I had an easier time swallowing the premise of ‘The Thing’ than I did ‘Dreams’.

    Finish your novella. Business is business. :)



  17. Anonymous
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    · July 3rd, 2007 at 6:18 am · Link

    1408 is definitely worth seeing in my opinion. -V95



  18. Demon Hunter
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    · July 3rd, 2007 at 7:39 am · Link

    Just for the record, R.J. MacReady was absolutely NOT the thing!! :*) It all depends on the story. I loved THE THING. Sometimes I want the story resolved, and sometimes it’s better when it’s not. Just depends on the story and the writing for me! :*)



  19. December/Stacia
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    19
    · July 3rd, 2007 at 8:50 am · Link

    Wow, Bernard! A man who doesn’t love Field of Dreams! Even my non-baseball-loving husband likes that movie!

    Cool, V95, I definitely want to see it then.

    Nope, Demon Hunter, he wasn’t! Did you see the extra scene too, or do you just know?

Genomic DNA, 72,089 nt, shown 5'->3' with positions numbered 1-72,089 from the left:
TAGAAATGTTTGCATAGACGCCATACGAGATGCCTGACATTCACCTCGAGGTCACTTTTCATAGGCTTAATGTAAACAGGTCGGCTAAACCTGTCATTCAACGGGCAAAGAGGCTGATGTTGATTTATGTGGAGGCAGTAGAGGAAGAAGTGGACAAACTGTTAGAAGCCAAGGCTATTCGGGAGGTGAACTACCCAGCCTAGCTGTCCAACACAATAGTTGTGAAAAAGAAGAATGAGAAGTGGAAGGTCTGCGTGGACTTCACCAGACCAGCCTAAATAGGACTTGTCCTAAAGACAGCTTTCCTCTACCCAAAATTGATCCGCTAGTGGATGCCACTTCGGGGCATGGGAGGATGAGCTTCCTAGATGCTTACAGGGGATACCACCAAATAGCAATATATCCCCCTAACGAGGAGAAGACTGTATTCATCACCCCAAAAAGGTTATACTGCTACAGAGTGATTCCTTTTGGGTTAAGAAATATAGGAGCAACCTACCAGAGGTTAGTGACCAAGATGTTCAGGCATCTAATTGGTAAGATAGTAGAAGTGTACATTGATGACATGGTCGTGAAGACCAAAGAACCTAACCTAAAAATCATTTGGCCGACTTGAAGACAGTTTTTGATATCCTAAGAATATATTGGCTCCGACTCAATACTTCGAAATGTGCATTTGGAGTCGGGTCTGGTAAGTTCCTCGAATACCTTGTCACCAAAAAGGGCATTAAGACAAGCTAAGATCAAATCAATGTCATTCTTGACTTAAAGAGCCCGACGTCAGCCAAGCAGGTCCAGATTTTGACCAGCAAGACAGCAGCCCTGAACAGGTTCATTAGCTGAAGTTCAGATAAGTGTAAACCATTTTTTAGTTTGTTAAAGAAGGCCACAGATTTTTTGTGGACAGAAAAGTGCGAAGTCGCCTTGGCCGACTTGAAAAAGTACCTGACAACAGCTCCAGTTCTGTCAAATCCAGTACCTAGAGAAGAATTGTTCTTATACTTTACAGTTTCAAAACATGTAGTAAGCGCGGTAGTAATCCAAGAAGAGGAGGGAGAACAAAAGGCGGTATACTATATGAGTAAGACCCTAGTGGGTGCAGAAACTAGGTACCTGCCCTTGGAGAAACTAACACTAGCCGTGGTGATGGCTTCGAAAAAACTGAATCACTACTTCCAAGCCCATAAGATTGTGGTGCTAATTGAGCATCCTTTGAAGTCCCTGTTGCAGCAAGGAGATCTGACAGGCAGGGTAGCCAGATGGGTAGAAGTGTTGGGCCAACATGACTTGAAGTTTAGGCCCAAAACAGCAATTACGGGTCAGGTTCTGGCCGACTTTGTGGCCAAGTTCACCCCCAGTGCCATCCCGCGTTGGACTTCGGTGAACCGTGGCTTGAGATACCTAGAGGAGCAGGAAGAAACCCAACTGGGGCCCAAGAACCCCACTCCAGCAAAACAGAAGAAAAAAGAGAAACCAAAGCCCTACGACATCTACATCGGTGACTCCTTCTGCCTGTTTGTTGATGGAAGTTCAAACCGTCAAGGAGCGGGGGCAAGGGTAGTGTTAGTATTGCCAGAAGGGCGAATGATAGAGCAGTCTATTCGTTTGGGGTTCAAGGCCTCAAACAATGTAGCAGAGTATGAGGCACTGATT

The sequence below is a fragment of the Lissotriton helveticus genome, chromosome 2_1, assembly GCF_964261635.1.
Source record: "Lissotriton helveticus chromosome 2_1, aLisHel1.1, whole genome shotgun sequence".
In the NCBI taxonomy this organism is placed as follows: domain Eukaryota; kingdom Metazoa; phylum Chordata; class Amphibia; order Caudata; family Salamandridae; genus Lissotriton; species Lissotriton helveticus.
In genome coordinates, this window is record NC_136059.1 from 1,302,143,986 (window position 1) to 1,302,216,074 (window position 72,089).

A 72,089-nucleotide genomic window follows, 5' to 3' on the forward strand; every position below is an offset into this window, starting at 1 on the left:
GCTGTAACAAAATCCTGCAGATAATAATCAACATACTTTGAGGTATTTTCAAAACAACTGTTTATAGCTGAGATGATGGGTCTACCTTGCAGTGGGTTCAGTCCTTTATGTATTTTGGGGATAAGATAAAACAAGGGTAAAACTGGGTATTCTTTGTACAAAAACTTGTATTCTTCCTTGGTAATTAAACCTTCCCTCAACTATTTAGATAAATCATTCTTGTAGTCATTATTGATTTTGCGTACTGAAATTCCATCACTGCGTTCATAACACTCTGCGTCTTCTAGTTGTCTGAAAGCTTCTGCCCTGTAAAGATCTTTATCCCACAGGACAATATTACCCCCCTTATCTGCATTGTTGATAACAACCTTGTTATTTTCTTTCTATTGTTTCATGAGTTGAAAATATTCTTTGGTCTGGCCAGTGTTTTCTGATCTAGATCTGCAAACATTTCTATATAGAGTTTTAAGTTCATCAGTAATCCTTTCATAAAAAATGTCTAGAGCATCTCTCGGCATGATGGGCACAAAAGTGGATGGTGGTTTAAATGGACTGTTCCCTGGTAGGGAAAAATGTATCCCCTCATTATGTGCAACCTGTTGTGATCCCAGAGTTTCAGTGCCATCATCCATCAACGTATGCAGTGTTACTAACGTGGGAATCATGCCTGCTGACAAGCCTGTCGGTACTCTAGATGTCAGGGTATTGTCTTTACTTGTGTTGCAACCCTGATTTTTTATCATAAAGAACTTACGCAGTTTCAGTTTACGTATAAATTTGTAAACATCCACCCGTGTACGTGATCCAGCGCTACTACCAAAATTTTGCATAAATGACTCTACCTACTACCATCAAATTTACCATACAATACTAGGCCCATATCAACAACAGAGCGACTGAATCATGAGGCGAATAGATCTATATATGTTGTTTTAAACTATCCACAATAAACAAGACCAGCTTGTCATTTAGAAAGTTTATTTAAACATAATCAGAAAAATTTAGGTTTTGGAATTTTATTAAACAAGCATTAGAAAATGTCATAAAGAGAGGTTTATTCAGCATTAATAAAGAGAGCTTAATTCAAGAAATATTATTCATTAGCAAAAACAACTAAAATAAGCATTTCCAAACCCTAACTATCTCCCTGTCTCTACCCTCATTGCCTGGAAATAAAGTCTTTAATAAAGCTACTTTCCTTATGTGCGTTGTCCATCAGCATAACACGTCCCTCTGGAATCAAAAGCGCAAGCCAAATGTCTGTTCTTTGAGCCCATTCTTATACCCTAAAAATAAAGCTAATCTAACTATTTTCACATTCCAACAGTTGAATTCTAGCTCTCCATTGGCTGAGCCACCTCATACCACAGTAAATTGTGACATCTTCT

20. Anna J. Evans
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    20
    · July 3rd, 2007 at 11:48 am · Link

    I’m evidently a man because I like endings that leave something to the imagination. I actually get in trouble over that with reviewers. I guess, as an erotic romance writer, I feel the relationship is the main thing that needs to be resolved. If it’s clear the m/f are together and happy, I don’t see the need to continue the story to the point where we see if they win the war. At least not in a quickie. Of course…maybe in another book.

    Hugs, never seen the Thing,

    Anna



  21. catherine
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    21
    · July 3rd, 2007 at 4:05 pm · Link

    Me! Me! I’m an ambiguous ending lover! *Jumps up and down excitedly* I’m not sure why…maybe because life is nothing more than one long, open-ended story. :)